Russian painting in the collection of the Lithuanian Art Museum
The painting collection of the Lithuanian Art Museum includes about 300 canvases by famous Russian artists, reflecting the main trends of Russian art, which reached the museum in various periods and under various circumstances.
Some of the paintings came to Lithuania as early as the 19th century. After the third partition of the Polish-Lithuanian Commonwealth, Lithuania became part of the Russian Empire, Wilno (Vilnius) University was closed and the St. Petersburg Academy of Arts became the main educational institution where students of the university arts department went to finish their studies. Returning to Wilno after graduation from the Academy, they quite often brought back works by their teachers or young Russian artists, their friends and fellow students at the Academy. For instance, the collection of the painter Boleslav Rusitsky had a "Madonna and Child" by his teacher Fyodor Bruni, now in the Lithuanian Art Museum. Artistic collections at Lithuanian noble estates also included paintings by Russian artists, although not in significant quantity. Local art-lovers used to prefer land- and seascapes by Ivan Aivazovksy, Arkhip Kuindzhi and other Russian landscape artists.
For political reasons, Lithuanian noblemen did not show much interest in Russian art, which in the 19th century was preferred mainly by Russian merchants and high-ranking officials living in Lithuania, who quite often were art connoisseurs and collectors. Canvases by Russian artists hung in the houses of Prince Ludwig Wittgenstein, a Russian army colonel, Iosif Semashko, Metropolitan of Lithuania and Wilno, and others. The richest private Russian art collection was owned by Alexander Zhirkevich, a military law historian and writer. Among other works, it contained a portrait of Pavel Kukolnik, a Russian poet and history professor at Wilno University, by Karl Briullov, and paintings by Ilya Repin, Vasily Tropinin, Alexei Venetsianov, Ivan Shishkin, Ivan Aivazovsky, Isaak Levitan and Vasily Vereshchagin. In 1918 Zhirkevich moved to Simbirsk and in 1922 donated his collection to the Simbirsk (renamed Ulyanovsk in 1924) Art Museum, where it remains to the present day.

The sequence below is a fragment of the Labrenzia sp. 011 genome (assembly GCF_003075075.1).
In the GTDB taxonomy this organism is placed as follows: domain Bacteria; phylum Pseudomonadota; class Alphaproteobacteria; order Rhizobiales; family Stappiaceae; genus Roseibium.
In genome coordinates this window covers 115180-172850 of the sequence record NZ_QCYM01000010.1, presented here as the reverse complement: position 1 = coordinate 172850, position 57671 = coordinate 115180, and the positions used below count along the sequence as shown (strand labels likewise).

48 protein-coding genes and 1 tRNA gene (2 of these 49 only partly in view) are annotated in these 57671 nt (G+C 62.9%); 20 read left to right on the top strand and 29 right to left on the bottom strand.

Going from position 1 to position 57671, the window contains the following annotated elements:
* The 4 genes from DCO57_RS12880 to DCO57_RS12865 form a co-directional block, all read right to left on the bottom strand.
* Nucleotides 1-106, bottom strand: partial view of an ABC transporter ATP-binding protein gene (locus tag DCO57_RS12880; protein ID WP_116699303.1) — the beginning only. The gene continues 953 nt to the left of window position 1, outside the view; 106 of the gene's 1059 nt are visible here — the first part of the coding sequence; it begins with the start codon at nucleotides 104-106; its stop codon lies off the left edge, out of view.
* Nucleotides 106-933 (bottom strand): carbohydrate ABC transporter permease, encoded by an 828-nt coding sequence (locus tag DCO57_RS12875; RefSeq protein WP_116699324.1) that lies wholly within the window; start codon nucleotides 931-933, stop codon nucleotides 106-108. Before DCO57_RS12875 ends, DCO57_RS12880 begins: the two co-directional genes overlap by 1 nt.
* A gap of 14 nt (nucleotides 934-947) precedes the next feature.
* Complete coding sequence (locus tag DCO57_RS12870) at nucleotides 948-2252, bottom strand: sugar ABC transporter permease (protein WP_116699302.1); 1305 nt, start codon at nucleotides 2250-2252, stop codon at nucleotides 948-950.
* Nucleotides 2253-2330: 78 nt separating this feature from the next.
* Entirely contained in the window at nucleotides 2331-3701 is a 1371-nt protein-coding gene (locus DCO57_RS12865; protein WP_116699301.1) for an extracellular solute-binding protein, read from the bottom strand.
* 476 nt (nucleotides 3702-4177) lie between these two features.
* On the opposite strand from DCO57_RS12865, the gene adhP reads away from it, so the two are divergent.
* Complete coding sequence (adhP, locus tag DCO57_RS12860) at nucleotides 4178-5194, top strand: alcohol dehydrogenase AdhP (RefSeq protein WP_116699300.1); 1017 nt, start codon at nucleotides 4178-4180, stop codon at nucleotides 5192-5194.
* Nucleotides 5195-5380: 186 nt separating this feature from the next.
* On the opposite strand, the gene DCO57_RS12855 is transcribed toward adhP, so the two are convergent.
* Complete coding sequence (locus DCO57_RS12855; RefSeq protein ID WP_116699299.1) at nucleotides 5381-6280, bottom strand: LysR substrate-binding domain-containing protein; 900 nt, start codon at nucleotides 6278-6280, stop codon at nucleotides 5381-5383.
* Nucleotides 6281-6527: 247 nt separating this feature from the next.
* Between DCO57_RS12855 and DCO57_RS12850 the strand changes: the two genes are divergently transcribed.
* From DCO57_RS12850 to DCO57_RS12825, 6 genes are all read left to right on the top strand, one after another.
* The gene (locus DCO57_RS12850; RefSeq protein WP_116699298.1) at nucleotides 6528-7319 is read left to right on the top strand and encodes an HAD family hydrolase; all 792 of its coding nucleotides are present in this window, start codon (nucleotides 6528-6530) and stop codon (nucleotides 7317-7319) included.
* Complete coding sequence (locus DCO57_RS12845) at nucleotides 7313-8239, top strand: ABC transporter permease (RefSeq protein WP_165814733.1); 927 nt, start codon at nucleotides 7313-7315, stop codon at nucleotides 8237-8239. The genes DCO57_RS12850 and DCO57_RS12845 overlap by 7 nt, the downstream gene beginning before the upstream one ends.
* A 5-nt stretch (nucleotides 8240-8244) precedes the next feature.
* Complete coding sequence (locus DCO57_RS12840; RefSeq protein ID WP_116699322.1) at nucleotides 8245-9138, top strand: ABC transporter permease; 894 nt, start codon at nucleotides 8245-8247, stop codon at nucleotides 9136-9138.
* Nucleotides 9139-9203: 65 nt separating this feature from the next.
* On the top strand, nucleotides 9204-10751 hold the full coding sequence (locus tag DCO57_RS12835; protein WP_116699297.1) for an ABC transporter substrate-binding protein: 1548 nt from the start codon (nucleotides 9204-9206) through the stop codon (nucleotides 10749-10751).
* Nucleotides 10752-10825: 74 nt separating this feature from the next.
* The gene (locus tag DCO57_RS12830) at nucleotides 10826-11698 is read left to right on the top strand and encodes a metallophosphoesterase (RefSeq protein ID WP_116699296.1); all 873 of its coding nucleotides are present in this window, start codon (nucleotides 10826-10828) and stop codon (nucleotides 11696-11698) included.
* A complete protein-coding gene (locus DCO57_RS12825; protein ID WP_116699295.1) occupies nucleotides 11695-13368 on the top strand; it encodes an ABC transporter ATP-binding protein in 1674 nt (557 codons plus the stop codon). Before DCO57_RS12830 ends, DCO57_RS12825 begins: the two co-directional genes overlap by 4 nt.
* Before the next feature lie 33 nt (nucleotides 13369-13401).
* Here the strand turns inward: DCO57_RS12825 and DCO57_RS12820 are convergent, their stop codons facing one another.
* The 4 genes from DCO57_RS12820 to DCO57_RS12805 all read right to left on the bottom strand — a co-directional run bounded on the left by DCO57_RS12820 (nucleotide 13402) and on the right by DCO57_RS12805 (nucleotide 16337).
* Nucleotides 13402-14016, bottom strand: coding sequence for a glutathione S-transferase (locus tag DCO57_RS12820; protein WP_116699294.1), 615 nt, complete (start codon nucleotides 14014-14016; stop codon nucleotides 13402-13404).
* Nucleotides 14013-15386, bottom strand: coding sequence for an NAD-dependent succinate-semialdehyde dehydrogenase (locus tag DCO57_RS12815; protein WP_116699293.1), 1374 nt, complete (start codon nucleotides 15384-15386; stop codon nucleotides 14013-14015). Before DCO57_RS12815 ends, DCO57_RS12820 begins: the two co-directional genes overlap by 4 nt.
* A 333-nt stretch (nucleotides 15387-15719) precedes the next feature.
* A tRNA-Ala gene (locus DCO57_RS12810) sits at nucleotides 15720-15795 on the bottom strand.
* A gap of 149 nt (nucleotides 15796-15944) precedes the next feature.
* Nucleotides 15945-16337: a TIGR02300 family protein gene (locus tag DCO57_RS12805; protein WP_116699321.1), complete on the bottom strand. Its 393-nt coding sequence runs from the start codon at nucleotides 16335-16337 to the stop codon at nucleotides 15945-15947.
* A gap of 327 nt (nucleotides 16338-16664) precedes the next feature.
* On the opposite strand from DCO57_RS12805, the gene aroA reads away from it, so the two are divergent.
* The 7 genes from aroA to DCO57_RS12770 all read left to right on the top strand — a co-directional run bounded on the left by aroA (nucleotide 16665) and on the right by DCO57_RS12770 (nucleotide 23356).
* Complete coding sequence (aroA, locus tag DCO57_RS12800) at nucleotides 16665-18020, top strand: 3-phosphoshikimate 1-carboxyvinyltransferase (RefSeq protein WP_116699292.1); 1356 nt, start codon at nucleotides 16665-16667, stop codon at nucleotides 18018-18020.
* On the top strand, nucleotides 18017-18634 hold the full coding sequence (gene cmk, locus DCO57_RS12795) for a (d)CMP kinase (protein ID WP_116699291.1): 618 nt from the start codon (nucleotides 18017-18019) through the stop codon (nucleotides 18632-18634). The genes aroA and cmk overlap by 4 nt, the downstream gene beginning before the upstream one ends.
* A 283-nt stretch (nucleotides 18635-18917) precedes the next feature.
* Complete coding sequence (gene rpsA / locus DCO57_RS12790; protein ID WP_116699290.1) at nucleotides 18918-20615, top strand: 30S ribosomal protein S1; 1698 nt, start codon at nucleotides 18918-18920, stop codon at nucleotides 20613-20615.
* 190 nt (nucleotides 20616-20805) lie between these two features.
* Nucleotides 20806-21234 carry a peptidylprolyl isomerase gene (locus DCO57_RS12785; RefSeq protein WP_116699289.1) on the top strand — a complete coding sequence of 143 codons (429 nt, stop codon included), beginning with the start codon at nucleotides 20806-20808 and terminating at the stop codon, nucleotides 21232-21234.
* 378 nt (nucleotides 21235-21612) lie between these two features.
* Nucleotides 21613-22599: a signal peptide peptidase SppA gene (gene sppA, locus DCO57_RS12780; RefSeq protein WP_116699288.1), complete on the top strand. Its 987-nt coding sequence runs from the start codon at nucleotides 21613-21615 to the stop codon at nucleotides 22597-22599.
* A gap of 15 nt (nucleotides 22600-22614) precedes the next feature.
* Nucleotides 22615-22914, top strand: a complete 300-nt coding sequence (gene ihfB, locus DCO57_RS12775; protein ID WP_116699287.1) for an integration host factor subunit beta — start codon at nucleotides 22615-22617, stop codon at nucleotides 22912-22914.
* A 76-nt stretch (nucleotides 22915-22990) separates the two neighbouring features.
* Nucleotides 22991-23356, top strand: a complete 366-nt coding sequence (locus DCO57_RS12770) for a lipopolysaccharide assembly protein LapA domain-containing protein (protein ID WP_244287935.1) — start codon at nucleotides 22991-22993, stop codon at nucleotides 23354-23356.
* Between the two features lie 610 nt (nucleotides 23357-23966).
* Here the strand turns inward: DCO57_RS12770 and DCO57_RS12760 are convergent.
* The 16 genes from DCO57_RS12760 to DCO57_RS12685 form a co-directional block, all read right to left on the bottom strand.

Officials of Tsarist Russia were interested in spreading Russian culture throughout the territory of the former Lithuanian Princedom ("the NorthWest"). After the suppression of the 1831 and 1863 insurrections an official Russification policy was launched, with Russian artists invited to Lithuania to work on official artistic orders. Wilno public art collections were also revised: in 1865, the most valuable works of art, reflecting the history of the Great Lithuanian Princedom, were moved from the Wilno Ancient Museum to the Rumyantsev Museum in Moscow. They were replaced by portraits of Russian Tsars and officials, painted by Russian artists and including a portrait of the Metropolitan Iosif Semashko by Konstantin Makovsky, a portrait of Pompey Batyushkov, a trustee of the Wilno educational district, by Nikolai Koshelev, and a portrait of Mikhail Muravyev, Governor-General of Wilno, by Nikolai Tikhobrazov (all are now in the Lithuanian Art Museum).
To replenish the collection of the Ancient Museum, modified by the new authorities, the St. Petersburg Academy of Arts sent a few paintings to Wilno in 1885, including "The North Sea by Night" by Arkhip Kuindzhi and "Village Road" by Vasily Piskunov, which later formed part of the Lithuanian Art Museum's collection.